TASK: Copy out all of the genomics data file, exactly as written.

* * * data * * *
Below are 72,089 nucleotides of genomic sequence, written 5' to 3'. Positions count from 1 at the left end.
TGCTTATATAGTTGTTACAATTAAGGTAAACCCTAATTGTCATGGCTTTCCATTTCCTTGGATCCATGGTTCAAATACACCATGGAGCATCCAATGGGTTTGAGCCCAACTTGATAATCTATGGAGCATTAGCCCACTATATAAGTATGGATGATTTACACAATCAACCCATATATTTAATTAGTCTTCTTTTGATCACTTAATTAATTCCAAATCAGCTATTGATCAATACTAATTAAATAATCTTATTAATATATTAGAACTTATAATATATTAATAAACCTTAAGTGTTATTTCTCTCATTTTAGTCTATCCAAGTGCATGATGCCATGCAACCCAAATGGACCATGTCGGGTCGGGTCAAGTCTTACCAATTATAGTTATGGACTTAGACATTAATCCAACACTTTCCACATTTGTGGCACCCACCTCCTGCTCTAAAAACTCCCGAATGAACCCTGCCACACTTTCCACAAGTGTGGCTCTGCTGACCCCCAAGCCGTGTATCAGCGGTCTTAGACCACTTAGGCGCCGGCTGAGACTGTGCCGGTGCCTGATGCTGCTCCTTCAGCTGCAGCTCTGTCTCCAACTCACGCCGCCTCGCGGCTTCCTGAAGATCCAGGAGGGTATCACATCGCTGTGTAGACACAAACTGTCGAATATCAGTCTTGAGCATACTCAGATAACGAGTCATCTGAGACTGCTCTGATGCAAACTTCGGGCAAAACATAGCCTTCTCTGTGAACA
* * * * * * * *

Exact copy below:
Below are 72,089 nucleotides of genomic sequence, written 5' to 3'. Positions count from 1 at the left end.
TGCTTATATAGTTGTTACAATTAAGGTAAACCCTAATTGTCATGGCTTTCCATTTCCTTGGATCCATGGTTCAAATACACCATGGAGCATCCAATGGGTTTGAGCCCAACTTGATAATCTATGGAGCATTAGCCCACTATATAAGTATGGATGATTTACACAATCAACCCATATATTTAATTAGTCTTCTTTTGATCACTTAATTAATTCCAAATCAGCTATTGATCAATACTAATTAAATAATCTTATTAATATATTAGAACTTATAATATATTAATAAACCTTAAGTGTTATTTCTCTCATTTTAGTCTATCCAAGTGCATGATGCCATGCAACCCAAATGGACCATGTCGGGTCGGGTCAAGTCTTACCAATTATAGTTATGGACTTAGACATTAATCCAACACTTTCCACATTTGTGGCACCCACCTCCTGCTCTAAAAACTCCCGAATGAACCCTGCCACACTTTCCACAAGTGTGGCTCTGCTGACCCCCAAGCCGTGTATCAGCGGTCTTAGACCACTTAGGCGCCGGCTGAGACTGTGCCGGTGCCTGATGCTGCTCCTTCAGCTGCAGCTCTGTCTCCAACTCACGCCGCCTCGCGGCTTCCTGAAGATCCAGGAGGGTATCACATCGCTGTGTAGACACAAACTGTCGAATATCAGTCTTGAGCATACTCAGATAACGAGTCATCTGAGACTGCTCTGATGCAAACTTCGGGCAAAACATAGCCTTCTCTGTGAACA